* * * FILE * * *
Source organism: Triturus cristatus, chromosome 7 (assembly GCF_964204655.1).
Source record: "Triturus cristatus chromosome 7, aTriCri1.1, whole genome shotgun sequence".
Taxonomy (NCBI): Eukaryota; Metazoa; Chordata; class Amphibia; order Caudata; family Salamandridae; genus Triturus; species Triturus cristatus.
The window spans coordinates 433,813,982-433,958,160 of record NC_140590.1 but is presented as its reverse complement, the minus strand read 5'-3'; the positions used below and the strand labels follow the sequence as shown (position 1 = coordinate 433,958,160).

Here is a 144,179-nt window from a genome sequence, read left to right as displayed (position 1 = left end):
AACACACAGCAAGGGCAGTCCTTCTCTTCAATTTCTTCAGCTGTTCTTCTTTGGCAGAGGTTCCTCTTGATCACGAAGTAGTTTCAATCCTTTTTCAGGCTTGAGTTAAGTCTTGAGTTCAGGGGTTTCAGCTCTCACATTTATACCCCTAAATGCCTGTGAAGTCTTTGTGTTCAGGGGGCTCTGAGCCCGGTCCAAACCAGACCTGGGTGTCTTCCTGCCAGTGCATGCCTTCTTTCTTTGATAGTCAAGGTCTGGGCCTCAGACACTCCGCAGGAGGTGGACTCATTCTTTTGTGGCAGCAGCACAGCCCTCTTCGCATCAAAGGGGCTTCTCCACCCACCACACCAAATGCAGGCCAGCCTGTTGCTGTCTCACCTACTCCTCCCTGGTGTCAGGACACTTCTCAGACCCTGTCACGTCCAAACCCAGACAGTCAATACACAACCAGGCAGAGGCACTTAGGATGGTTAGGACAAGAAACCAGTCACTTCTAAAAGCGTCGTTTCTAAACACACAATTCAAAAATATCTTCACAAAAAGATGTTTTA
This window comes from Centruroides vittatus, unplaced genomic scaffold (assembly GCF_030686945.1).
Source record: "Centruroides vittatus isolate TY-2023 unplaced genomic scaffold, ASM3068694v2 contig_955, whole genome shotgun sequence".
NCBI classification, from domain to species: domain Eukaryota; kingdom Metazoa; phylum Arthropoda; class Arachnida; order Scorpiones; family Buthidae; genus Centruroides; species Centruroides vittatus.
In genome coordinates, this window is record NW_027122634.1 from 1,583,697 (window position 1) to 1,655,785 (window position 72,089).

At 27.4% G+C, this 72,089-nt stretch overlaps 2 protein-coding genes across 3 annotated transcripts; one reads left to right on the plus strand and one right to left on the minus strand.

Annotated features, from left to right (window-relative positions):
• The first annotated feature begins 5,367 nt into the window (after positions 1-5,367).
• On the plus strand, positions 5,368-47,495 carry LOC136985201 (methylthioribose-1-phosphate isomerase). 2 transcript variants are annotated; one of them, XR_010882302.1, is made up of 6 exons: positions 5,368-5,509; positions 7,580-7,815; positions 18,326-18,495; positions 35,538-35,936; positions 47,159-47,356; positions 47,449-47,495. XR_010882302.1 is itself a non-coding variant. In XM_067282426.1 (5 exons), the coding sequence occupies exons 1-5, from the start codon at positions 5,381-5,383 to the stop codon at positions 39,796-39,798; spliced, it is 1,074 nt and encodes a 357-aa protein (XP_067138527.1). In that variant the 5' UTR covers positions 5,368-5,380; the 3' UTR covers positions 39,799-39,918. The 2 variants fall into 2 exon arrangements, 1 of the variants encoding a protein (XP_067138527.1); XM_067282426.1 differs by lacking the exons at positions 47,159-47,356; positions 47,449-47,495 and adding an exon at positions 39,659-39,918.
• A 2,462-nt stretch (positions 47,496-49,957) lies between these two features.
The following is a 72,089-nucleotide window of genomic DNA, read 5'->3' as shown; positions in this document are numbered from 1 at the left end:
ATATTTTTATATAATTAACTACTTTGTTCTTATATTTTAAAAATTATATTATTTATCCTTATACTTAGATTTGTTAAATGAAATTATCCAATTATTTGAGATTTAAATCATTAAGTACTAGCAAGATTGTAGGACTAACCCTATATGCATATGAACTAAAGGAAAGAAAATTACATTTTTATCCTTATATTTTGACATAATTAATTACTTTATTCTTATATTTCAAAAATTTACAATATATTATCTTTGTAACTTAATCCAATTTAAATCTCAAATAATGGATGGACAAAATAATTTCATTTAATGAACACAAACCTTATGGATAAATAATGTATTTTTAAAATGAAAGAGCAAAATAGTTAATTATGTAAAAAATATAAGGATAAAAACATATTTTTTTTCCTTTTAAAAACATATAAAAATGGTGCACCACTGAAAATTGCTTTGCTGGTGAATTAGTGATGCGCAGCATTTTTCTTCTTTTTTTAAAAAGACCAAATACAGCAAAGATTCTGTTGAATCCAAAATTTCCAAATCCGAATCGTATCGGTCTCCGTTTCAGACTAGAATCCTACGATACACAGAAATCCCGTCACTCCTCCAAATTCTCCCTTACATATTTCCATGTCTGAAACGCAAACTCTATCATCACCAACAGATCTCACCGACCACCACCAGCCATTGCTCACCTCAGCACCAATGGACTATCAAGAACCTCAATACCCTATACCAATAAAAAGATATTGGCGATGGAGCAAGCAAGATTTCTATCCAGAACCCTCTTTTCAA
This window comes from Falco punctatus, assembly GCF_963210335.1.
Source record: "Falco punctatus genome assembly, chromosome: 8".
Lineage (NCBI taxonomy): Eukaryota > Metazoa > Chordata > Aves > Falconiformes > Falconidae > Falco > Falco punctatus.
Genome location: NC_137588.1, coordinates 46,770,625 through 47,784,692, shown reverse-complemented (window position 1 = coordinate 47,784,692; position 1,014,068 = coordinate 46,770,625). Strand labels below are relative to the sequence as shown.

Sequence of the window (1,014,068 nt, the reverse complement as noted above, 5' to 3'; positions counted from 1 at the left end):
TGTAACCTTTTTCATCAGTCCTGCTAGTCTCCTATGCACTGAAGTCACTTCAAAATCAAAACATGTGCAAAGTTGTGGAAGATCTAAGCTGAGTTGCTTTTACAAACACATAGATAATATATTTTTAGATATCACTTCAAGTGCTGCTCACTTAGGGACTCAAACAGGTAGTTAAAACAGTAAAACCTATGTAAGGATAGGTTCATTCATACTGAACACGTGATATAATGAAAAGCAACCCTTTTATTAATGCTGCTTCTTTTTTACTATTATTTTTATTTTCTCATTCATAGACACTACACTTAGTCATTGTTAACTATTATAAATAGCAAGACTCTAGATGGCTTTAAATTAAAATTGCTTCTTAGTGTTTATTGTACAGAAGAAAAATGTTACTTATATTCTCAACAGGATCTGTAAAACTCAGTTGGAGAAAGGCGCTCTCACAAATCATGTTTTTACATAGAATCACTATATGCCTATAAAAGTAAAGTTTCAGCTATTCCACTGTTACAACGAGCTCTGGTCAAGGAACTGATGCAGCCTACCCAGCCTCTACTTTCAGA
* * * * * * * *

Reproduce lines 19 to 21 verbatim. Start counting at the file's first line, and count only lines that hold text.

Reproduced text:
Source record: "Falco punctatus genome assembly, chromosome: 8".
Lineage (NCBI taxonomy): Eukaryota > Metazoa > Chordata > Aves > Falconiformes > Falconidae > Falco > Falco punctatus.
Genome location: NC_137588.1, coordinates 46,770,625 through 47,784,692, shown reverse-complemented (window position 1 = coordinate 47,784,692; position 1,014,068 = coordinate 46,770,625). Strand labels below are relative to the sequence as shown.